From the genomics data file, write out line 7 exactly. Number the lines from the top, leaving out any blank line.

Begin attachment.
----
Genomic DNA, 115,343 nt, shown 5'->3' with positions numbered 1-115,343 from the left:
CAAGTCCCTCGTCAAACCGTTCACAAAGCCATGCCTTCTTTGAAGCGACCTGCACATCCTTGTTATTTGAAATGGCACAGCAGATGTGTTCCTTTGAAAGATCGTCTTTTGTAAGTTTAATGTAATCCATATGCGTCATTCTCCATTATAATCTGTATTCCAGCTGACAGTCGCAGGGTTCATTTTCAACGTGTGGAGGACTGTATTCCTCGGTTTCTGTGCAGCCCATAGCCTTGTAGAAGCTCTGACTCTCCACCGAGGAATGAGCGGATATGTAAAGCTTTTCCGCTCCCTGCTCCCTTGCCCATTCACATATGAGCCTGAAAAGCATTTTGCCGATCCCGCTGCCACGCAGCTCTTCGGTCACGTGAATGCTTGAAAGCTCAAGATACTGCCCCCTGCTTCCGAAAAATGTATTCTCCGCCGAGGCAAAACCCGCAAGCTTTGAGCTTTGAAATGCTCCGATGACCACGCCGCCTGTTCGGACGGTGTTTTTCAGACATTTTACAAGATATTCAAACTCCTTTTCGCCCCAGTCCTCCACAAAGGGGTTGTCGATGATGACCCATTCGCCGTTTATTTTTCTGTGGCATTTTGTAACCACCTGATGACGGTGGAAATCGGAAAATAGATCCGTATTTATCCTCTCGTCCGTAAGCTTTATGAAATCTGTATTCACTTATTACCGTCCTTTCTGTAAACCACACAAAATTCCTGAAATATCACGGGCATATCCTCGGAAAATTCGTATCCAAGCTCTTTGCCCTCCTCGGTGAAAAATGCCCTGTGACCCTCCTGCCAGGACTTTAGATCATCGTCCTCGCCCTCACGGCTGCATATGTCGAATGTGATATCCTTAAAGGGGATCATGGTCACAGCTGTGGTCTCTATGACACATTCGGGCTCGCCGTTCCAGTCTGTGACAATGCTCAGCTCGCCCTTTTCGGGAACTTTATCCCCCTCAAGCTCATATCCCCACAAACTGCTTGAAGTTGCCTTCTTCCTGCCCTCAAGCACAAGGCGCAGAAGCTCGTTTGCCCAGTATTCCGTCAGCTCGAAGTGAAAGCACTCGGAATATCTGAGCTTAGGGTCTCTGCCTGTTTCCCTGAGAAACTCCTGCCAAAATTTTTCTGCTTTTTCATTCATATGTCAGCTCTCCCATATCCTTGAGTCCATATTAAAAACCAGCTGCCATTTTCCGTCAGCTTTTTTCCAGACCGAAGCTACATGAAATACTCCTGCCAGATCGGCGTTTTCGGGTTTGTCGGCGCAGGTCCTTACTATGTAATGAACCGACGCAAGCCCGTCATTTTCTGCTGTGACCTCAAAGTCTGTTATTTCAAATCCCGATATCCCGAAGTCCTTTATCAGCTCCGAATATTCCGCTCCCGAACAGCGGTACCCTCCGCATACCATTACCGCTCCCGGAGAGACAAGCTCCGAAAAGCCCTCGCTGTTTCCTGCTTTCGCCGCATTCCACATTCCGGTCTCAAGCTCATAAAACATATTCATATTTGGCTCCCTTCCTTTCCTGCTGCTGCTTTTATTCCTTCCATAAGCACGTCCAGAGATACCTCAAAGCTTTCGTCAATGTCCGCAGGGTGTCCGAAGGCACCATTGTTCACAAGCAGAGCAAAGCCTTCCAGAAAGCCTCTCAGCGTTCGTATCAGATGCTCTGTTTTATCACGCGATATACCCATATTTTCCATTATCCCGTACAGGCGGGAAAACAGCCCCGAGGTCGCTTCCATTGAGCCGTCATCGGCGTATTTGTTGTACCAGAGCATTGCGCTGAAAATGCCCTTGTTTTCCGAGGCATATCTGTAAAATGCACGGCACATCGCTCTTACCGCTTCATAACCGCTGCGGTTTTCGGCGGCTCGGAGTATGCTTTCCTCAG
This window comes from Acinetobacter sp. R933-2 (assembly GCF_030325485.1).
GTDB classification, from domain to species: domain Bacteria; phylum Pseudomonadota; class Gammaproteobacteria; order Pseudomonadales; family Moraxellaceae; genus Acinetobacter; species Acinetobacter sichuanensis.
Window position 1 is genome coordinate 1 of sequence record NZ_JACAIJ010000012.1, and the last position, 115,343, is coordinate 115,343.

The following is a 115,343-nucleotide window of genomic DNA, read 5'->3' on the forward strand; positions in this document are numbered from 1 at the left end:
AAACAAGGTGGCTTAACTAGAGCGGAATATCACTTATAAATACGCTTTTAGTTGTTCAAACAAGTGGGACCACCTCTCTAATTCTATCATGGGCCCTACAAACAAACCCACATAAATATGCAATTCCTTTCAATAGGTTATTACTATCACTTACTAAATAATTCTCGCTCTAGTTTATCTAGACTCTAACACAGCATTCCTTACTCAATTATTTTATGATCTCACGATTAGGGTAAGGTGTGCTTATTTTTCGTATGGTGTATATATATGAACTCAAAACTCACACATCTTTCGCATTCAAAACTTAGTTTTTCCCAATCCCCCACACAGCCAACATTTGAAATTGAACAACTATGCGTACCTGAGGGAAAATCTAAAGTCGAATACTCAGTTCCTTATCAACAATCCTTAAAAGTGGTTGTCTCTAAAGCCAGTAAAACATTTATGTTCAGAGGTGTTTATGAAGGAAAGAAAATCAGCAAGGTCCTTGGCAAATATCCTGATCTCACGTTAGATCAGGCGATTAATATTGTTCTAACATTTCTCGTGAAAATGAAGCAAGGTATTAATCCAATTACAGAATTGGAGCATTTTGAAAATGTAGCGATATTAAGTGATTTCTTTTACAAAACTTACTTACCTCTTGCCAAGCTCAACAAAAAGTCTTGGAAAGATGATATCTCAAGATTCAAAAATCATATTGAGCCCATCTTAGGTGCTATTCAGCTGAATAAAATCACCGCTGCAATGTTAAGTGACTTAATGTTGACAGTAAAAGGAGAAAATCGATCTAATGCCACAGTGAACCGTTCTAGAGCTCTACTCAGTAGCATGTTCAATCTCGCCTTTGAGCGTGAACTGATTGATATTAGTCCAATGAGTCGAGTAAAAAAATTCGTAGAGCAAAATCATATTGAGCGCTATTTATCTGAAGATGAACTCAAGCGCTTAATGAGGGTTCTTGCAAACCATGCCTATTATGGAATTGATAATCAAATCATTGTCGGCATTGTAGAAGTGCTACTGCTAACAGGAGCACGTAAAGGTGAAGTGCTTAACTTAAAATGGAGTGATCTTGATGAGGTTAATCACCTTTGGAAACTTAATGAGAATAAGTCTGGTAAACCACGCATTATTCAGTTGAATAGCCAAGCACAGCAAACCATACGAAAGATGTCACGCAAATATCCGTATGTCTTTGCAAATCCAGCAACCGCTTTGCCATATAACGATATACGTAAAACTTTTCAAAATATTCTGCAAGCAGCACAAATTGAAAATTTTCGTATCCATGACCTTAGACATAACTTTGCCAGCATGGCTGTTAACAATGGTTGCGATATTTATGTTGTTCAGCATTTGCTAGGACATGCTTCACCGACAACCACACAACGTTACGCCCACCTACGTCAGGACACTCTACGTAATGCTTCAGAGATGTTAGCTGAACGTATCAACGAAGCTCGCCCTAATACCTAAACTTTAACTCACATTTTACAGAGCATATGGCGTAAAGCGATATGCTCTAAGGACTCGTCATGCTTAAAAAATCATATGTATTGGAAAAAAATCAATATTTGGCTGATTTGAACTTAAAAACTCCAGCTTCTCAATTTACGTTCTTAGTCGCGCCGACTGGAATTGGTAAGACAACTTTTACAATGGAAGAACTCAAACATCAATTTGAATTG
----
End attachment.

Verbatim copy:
AAACAAGGTGGCTTAACTAGAGCGGAATATCACTTATAAATACGCTTTTAGTTGTTCAAACAAGTGGGACCACCTCTCTAATTCTATCATGGGCCCTACAAACAAACCCACATAAATATGCAATTCCTTTCAATAGGTTATTACTATCACTTACTAAATAATTCTCGCTCTAGTTTATCTAGACTCTAACACAGCATTCCTTACTCAATTATTTTATGATCTCACGATTAGGGTAAGGTGTGCTTATTTTTCGTATGGTGTATATATATGAACTCAAAACTCACACATCTTTCGCATTCAAAACTTAGTTTTTCCCAATCCCCCACACAGCCAACATTTGAAATTGAACAACTATGCGTACCTGAGGGAAAATCTAAAGTCGAATACTCAGTTCCTTATCAACAATCCTTAAAAGTGGTTGTCTCTAAAGCCAGTAAAACATTTATGTTCAGAGGTGTTTATGAAGGAAAGAAAATCAGCAAGGTCCTTGGCAAATATCCTGATCTCACGTTAGATCAGGCGATTAATATTGTTCTAACATTTCTCGTGAAAATGAAGCAAGGTATTAATCCAATTACAGAATTGGAGCATTTTGAAAATGTAGCGATATTAAGTGATTTCTTTTACAAAACTTACTTACCTCTTGCCAAGCTCAACAAAAAGTCTTGGAAAGATGATATCTCAAGATTCAAAAATCATATTGAGCCCATCTTAGGTGCTATTCAGCTGAATAAAATCACCGCTGCAATGTTAAGTGACTTAATGTTGACAGTAAAAGGAGAAAATCGATCTAATGCCACAGTGAACCGTTCTAGAGCTCTACTCAGTAGCATGTTCAATCTCGCCTTTGAGCGTGAACTGATTGATATTAGTCCAATGAGTCGAGTAAAAAAATTCGTAGAGCAAAATCATATTGAGCGCTATTTATCTGAAGATGAACTCAAGCGCTTAATGAGGGTTCTTGCAAACCATGCCTATTATGGAATTGATAATCAAATCATTGTCGGCATTGTAGAAGTGCTACTGCTAACAGGAGCACGTAAAGGTGAAGTGCTTAACTTAAAATGGAGTGATCTTGATGAGGTTAATCACCTTTGGAAACTTAATGAGAATAAGTCTGGTAAACCACGCATTATTCAGTTGAATAGCCAAGCACAGCAAACCATACGAAAGATGTCACGCAAATATCCGTATGTCTTTGCAAATCCAGCAACCGCTTTGCCATATAACGATATACGTAAAACTTTTCAAAATATTCTGCAAGCAGCACAAATTGAAAATTTTCGTATCCATGACCTTAGACATAACTTTGCCAGCATGGCTGTTAACAATGGTTGCGATATTTATGTTGTTCAGCATTTGCTAGGACATGCTTCACCGACAACCACACAACGTTACGCCCACCTACGTCAGGACACTCTACGTAATGCTTCAGAGATGTTAGCTGAACGTATCAACGAAGCTCGCCCTAATACCTAAACTTTAACTCACATTTTACAGAGCATATGGCGTAAAGCGATATGCTCTAAGGACTCGTCATGCTTAAAAAATCATATGTATTGGAAAAAAATCAATATTTGGCTGATTTGAACTTAAAAACTCCAGCTTCTCAATTTACGTTCTTAGTCGCGCCGACTGGAATTGGTAAGACAACTTTTACAATGGAAGAACTCAAACATCAATTTGAATTG